HealthCare Roundtable e-News – July 8, 2020

Last month, CMS revealed in a special trends report that more 892,000 people in states that use have signed up through an existing special enrollment period, or about 188,000 more than during the same time frame in 2019. The agency produced the report on the country’s enrollment trends after Democrats requested SEP updates for the month of June.

Among other key findings, the report highlights that the number of consumers gaining coverage in states with Exchanges using the platform through the loss of MEC SEP is higher for the 2020 coverage year than for any of the prior coverage years. Approximately 487,000 consumers have gained coverage through the loss of MEC SEP, an increase of 46 percent from the same time period last year.

“These enrollment numbers show that individuals who lost their jobs or experienced other qualifying life events due to the COVID-19 pandemic are using existing SEPs to enroll in coverage through,” CMS notes in its report. “As Americans consider their health insurance options during this crisis and as the country re-opens, CMS will continue to provide assistance to help inform those choices. CMS strongly encourages individuals to visit to explore their coverage options.”

CMS has noted that it is unclear how many people will eventually turn to the exchanges to replace the loss of coverage, particularly as it remains unknown when individuals or partners will return to work throughout the COVID-19 crisis. (InsideHealthPolicy)

Senators Introduce Bill to Pay Doctors to Use Biosimilars

Sens. John Cornyn (R-Texas) and Bennet (D-Colo.) introduced a bill last week that would enable Medicare to test sharing drug savings with doctors who prescribe biosimilars over brand-name drugs. Similar to a bill introduced by Rep. Tony Cárdenas (D-Calif.) earlier this year, the Increasing Access to Biosimilars Act would address the high cost of prescription drugs for seniors by promoting competition, increasing access to biosimilar medications, and encouraging physicians to prescribe biosimilars with lower out-of-pocket costs. The bill would also require CMS to create Medicare demonstrations running for five years.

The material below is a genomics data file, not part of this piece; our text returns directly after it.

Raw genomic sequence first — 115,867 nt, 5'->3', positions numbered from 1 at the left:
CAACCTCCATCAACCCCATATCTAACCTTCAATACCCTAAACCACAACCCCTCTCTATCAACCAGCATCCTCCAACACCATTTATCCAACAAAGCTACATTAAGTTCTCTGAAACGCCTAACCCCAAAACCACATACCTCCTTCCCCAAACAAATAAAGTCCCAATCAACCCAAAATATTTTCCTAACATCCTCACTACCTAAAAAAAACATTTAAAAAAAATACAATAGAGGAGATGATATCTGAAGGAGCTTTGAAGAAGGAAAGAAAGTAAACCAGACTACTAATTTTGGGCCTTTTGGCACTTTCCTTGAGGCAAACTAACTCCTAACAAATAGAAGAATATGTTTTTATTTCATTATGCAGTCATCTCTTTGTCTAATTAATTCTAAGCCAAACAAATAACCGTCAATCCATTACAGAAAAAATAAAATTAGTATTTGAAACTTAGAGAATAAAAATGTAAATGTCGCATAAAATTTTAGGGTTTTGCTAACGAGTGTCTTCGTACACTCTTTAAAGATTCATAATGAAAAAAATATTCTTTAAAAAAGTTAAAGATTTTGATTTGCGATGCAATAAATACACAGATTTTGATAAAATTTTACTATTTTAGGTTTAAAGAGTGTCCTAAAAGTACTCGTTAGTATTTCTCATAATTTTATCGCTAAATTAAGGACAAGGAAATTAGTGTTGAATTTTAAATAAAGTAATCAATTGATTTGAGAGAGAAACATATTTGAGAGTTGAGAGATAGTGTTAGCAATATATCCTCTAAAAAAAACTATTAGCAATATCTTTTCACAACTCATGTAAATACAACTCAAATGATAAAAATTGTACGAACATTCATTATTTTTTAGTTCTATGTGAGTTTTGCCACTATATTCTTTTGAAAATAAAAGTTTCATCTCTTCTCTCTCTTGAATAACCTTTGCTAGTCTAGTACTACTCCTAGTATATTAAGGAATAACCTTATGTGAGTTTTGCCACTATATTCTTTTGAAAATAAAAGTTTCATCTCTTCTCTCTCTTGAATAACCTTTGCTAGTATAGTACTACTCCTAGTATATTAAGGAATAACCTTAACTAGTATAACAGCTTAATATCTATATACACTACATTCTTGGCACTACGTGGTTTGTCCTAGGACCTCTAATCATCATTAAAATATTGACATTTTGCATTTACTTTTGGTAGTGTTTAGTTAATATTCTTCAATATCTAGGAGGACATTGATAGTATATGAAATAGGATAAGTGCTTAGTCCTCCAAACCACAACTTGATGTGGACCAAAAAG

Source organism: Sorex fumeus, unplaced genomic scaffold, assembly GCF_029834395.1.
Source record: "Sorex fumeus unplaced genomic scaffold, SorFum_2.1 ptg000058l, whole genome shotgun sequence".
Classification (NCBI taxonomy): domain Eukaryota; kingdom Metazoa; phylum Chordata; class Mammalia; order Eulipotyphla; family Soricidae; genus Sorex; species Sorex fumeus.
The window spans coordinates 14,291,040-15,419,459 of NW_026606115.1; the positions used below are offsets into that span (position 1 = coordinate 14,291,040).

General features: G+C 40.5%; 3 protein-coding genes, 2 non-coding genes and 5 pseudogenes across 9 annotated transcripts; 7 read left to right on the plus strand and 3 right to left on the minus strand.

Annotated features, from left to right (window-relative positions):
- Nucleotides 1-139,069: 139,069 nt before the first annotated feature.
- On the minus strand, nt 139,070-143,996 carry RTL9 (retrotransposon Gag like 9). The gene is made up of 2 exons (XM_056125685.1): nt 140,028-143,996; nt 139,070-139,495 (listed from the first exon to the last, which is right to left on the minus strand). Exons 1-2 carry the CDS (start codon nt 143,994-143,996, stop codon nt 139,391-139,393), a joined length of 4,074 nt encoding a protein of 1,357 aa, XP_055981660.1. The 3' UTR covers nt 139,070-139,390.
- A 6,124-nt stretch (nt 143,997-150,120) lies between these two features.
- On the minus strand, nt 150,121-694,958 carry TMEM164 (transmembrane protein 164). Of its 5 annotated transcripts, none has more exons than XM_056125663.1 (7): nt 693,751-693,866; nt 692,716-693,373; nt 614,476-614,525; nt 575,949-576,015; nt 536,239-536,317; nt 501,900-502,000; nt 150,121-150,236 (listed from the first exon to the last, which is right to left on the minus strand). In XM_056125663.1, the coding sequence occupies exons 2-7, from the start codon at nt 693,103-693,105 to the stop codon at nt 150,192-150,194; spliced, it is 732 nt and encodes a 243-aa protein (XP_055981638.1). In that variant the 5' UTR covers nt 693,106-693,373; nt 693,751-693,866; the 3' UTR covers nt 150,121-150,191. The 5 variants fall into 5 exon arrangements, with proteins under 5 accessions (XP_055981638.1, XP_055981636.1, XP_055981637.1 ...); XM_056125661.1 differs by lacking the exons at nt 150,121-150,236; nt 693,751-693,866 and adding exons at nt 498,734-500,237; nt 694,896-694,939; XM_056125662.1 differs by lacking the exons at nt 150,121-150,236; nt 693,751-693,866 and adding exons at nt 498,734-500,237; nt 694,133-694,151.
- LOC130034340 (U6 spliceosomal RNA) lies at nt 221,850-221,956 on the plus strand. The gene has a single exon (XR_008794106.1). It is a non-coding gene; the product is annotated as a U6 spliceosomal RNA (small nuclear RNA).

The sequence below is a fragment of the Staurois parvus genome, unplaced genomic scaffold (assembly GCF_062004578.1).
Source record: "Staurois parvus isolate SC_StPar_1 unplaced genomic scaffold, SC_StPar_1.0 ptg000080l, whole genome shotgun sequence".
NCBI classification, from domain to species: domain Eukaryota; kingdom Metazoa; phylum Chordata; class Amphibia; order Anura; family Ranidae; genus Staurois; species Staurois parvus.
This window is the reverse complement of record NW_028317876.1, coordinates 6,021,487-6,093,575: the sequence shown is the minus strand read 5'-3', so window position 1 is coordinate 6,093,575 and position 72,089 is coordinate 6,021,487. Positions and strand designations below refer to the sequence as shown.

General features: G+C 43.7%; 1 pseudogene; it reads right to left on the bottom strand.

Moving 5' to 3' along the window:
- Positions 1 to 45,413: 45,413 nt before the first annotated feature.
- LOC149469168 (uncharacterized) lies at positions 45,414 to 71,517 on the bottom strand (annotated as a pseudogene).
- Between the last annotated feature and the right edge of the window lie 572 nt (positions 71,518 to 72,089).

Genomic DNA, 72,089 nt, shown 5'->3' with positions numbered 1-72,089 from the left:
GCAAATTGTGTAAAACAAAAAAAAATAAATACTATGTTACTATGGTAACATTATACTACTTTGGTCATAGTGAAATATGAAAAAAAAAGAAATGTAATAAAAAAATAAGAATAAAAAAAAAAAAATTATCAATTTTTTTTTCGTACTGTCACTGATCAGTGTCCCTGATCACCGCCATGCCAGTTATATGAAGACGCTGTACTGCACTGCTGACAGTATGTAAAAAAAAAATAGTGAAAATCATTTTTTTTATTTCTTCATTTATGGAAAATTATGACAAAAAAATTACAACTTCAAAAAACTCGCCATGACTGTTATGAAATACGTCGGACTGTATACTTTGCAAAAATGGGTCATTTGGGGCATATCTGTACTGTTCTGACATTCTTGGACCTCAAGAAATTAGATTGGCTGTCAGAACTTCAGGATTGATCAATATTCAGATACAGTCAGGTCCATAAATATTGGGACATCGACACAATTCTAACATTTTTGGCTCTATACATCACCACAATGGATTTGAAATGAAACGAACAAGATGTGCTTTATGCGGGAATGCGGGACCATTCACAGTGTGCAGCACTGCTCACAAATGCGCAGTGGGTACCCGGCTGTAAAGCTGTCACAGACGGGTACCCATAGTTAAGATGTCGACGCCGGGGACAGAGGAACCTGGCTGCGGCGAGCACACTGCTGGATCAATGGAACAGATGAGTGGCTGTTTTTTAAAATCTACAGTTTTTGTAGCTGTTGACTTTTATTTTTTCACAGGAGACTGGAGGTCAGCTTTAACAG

“Prescription drug costs have drastically increased in recent years, placing a major financial burden on seniors, minority communities, and millions of Americans living on fixed incomes who require their prescribed medication to live their life,” said Sen. Bennet in the press announcement. “This bipartisan legislation would share lower-cost biosimilars with patients, saving them and our health care system billions of dollars.”

The Congressional Budget Office has not estimated the budget impact of the legislation, but Avalere Health estimated that the policy could save taxpayers up to $3 billion over a decade. The bill has been backed by brand drug makers lobbying group Biosimilars Forum, whose research the CBO’s estimate is loosely based on, as well as generic drug maker Mylan. (InsideHealthPolicy)

Senators Ask Administration Agencies to Expand COVID-19 Telehealth Flexibilities

A bipartisan group of Senators, led by Sens. Tina Smith (D-Minn.) and Bill Cassidy (R-La.), wrote to HHS and CMS last week to ask for the agencies’ assistance in codifying and expanding the telehealth flexibilities offered by the Trump administration during the COVID-19 pandemic. The letter asks HHS and CMS what permanent telehealth flexibilities they hope to put in place, and which parts can be done administratively, and which require congressional action. (InsideHealthPolicy)

“We appreciate your recognition that, due to the COVID-19 pandemic, more patients and providers see the value of telehealth. We believe telehealth is an important tool that enhances patient care and can provide efficiency in health care delivery…While telehealth may not be able to replace all in-person care, we believe it should continue to be an option to meet individual care needs” the Senators wrote.